Until the second week. Paralysis consumed her. It was back. She couldn’t walk, couldn’t sit, couldn’t have the dignity of controlling herself … her face exuded embarrassment when I carried her for days into the yard just to keep her from soiling herself. I didn’t know what was killing her faster—f—ing cancer or shame.
Humans should have such dignity.
I can barely write these words. The next ones especially. Pain rains and fingers tremble—the thoughts of those last moments. For those who don’t share my emotions over pets, you shouldn’t have them. For those that do, I can only image you’re sharing a little of my grief right now. You know the rest of the story. I couldn’t allow her any more pain, anymore shame, anymore cancer. And in my arms, both of us shaking … I let her go.
Damn me for what I had to do. Damn me. I only pray that if there is a heaven—and for souls like hers and my boy, Mosby, there has to be—that she and he are together and happy. They deserve it like no human I’ve ever known. Loyal. Loving. Compassionate.
This is not the fun, lighthearted post I wanted to write. But it is the post I had to write. It hasn’t healed me yet—I am struggling still. But it helps. Because sadly, I’m not always the adventurous, tough Harley guy people think of me too often—I’m an UFO (ugly fat old guy) who cries over lost dogs and isn’t ashamed to post that pain for the world to read.
But, the loss of one has one good fortune with the pain—room for another. Toby needs a companion—he morns for Mags every day. This house needs a girl—I do to. Not to replace you, Mags, but because you left such an emptiness behind.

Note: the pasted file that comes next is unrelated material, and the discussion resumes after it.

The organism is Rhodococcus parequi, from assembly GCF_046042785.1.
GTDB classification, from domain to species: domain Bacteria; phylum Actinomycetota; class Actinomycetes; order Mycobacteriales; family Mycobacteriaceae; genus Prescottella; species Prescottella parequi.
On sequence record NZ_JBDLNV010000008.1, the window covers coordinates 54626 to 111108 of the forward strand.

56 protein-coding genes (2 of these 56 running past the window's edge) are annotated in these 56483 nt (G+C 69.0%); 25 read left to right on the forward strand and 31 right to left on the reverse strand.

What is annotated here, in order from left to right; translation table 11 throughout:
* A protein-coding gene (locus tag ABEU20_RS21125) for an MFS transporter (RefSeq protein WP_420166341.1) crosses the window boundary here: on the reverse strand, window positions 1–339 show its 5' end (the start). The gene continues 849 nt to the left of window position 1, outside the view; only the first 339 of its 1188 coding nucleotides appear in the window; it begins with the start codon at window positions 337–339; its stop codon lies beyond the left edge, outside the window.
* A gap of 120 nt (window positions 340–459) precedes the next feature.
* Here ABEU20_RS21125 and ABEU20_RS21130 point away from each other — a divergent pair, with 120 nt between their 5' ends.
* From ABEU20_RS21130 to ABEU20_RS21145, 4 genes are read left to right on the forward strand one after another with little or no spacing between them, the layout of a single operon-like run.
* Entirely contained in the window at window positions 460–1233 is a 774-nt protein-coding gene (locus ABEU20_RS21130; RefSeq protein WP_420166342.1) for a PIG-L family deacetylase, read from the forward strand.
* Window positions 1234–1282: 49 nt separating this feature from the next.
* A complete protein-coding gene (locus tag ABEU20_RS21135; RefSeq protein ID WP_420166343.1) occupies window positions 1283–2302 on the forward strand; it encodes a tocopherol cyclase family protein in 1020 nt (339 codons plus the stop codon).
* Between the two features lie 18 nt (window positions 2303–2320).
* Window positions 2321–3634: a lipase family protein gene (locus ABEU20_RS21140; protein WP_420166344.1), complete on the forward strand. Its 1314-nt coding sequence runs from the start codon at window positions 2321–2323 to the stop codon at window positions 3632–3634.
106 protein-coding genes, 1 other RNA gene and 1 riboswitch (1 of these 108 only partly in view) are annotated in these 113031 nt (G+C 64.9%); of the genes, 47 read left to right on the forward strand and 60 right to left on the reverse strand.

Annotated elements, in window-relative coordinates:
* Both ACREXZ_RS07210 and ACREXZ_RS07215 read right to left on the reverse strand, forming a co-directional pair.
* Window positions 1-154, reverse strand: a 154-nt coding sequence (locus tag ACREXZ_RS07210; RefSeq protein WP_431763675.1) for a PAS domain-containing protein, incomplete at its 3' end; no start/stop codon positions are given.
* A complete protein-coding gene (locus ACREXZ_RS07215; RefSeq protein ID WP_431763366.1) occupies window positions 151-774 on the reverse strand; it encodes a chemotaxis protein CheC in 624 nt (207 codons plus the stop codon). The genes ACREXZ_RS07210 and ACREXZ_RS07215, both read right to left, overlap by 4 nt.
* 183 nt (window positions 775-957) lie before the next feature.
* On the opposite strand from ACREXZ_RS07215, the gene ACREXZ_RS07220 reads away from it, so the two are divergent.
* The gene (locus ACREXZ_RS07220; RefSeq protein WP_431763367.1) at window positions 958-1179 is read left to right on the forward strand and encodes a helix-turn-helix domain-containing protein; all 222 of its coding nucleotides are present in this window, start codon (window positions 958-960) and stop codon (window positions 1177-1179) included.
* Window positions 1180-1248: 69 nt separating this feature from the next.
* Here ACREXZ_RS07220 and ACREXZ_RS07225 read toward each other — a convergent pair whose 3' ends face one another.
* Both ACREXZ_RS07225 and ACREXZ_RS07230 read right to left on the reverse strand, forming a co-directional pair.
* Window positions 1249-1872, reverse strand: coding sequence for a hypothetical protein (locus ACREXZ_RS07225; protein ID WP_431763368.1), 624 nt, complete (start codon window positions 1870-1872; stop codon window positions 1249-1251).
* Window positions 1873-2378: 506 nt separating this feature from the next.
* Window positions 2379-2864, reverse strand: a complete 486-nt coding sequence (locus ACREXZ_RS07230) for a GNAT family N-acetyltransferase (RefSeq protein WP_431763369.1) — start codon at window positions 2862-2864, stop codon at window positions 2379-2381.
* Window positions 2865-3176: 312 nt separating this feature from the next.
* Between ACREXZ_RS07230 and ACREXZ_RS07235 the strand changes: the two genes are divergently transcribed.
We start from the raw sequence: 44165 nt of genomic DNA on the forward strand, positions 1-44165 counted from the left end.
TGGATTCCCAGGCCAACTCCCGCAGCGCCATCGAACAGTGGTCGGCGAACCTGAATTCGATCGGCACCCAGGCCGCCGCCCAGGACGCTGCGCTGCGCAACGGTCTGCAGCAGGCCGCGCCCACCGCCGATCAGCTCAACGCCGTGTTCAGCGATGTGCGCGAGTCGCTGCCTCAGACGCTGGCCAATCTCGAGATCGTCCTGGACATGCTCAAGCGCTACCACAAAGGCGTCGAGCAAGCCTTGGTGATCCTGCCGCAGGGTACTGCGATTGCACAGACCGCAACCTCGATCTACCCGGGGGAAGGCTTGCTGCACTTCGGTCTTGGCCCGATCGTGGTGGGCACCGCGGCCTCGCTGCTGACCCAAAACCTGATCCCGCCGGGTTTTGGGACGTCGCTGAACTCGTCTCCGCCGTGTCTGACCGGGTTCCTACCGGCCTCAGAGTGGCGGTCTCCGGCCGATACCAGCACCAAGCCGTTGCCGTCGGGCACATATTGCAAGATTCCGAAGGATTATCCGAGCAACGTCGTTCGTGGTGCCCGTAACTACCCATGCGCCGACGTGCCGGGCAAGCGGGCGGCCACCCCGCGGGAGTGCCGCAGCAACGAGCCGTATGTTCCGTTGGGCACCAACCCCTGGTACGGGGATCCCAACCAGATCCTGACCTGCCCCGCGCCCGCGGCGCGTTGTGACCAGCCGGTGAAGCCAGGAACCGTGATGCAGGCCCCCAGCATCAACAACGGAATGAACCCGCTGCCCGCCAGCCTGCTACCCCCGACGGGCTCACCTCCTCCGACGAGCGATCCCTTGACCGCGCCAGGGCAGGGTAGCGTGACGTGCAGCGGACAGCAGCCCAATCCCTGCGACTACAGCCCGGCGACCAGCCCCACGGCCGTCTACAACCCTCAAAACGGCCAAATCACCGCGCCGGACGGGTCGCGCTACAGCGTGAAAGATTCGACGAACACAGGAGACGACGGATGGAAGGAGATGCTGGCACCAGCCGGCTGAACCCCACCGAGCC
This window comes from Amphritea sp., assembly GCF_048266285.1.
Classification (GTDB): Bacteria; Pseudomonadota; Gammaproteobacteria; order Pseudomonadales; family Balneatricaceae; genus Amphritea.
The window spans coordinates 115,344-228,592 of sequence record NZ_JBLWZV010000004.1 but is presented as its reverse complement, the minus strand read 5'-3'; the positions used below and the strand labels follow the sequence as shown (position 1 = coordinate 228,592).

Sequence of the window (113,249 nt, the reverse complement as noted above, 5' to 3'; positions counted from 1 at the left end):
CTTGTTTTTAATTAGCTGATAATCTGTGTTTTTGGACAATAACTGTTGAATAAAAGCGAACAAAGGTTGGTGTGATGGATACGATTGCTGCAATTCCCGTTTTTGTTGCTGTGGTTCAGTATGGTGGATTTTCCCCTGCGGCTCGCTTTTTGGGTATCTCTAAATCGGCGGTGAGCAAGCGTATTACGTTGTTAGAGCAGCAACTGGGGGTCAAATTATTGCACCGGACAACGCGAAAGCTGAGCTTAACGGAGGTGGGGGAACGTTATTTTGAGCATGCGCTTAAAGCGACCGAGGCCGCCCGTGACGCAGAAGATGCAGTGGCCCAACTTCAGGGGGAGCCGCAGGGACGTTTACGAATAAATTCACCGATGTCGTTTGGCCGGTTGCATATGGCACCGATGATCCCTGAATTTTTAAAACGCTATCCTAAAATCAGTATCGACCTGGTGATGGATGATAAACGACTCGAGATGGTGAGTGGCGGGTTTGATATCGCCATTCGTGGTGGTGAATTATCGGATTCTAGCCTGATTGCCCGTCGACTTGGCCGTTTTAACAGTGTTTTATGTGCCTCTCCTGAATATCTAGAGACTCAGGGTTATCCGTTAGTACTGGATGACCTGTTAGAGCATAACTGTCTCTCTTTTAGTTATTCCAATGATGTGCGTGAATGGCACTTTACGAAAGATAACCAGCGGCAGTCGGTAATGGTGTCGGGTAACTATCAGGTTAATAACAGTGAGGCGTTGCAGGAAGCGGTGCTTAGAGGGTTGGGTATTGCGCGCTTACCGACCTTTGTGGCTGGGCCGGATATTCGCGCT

So, to end this with a little hope … welcome Annie Rose. You’ve got big paws and a huge heart to fill. Be gentle with Toby and me—we’re still grieving. But he, like me, is coming around.
We’ll talk again next month.
Tj O’CONNOR IS THE GOLD MEDAL WINNER OF THE 2015 INDEPENDENT PUBLISHERS BOOK AWARDS (IPPY) FOR MYSTERIES. He is the author of New Sins for Old Scores, coming in Spring 2017 from Black Opal Books, and Dying to Know, Dying for the Past, and Dying to Tell. He recently finished his new thriller and is beginning three sequels to previous works. Tj is an international security consultant specializing in anti-terrorism, investigations, and threat analysis—life experiences that drive his novels. With his former life as a government agent and years as a consultant, he has lived and worked around the world in places like Greece, Turkey, Italy, Germany, the United Kingdom, and throughout the Americas—among others. He was raised in New York’s Hudson Valley and lives with his wife and Lab companions in Virginia where they raised five children. Dying to Know is also the 2015 Bronze Medal winner of the Reader’s Favorite Book Review Awards, a finalist for the Silver Falchion Best Books of 2014, and a finalist for the Foreword Review’s 2014 INDIEFAB Book of the Year Award.
Learn about Tj’s world at:
Web Site: www.tjoconnor.com